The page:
The base excision repair (BER) pathway is responsible for the removal of most forms of endogenous DNA base damage and many types of base alterations due to replication errors or from exogenous sources. Within the last decade, significant advances have been made in understanding the chemical mechanisms by which the enzymes that initiate BER, the DNA glycosylases and glycosylase/AP lyases, catalyze the release of inappropriate bases. Additionally, the X-ray crystal structures of several DNA glycosylases have been elucidated and in some cases, catalytically-compromised mutants have been co-crystallized with substrate DNAs. Unexpectedly, these co-crystal complexes have revealed that the mechanism of specific base recognition involves an additional step of base (nucleotide) flipping. As a collaborative investigation between the Lloyd and Tainer laboratories, structure/function studies on MutY, an adenine- specific DNA glycosylase have been initiated. MutY is composed of a N-terminal 26kDa domain which retains catalytic activity and a C-terminal l3kDa domain. This enzyme catalyzes the release of adenine from DNA containing mismatches A 8-oxoG, A G and A C. In order to gain insight into the mechanism of specific base recognition and to resolve a long-standing controversy on the catalytic mechanism of MutY, the structure of the catalytically competent domain of MutY and several mutant proteins have been solved at 1.1Angstrom units resolution in the presence of several inhibitor molecules. In this application, the exquisite details of these structures and the relative positions of their catalytic inhibitors have led to hypotheses for: 1) the specific amino acid side chains lining a groove on the surface of the enzyme that binds (and bends) DNA into the active site; 2) specific residues and mechanisms by which both specific base recognition is achieved within the active site and the adenine is flipped to an extrahelical position within a 20Angstrom units deep binding pocket; and 3) residues that are responsible for the separate and distinct chemical reactions that catalyze glycosyl and phosphodiester bond scission. Additional studies are proposed to solve the structure and ascertain the biological significance of the additional 13kDa C-terminal domain of MutY.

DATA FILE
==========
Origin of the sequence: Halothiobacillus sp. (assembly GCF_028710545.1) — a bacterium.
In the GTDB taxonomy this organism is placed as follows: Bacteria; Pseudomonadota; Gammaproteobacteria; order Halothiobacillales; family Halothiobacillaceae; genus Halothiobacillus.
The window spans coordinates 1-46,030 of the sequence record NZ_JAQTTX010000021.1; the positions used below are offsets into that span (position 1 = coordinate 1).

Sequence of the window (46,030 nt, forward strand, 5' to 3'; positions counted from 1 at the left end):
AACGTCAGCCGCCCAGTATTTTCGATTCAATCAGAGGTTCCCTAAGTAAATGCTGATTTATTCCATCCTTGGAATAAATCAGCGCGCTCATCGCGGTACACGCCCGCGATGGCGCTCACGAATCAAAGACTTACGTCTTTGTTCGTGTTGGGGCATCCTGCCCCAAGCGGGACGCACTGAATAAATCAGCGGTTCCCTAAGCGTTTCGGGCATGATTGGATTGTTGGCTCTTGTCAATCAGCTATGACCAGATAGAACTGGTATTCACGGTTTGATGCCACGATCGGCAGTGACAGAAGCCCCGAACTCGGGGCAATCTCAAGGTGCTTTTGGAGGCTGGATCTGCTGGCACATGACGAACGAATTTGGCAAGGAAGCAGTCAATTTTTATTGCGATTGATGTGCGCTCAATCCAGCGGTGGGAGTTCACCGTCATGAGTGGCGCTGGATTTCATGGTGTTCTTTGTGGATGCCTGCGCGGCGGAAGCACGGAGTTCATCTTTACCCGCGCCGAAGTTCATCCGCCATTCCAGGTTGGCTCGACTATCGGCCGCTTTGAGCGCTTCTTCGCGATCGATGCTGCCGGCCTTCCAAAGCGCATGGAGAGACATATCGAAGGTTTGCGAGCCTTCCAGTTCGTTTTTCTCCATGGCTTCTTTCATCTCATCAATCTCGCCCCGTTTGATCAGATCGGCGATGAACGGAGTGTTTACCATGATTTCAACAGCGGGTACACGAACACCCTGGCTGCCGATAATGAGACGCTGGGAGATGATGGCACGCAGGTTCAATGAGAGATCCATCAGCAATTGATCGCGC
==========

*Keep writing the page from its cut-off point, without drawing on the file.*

|Effective start/end date||5/1/99 → 4/30/04|
- National Institutes of Health: $454,093.00
- National Institutes of Health: $440,953.00
- National Institutes of Health: $428,197.00
- Biochemistry, Genetics and Molecular Biology(all)
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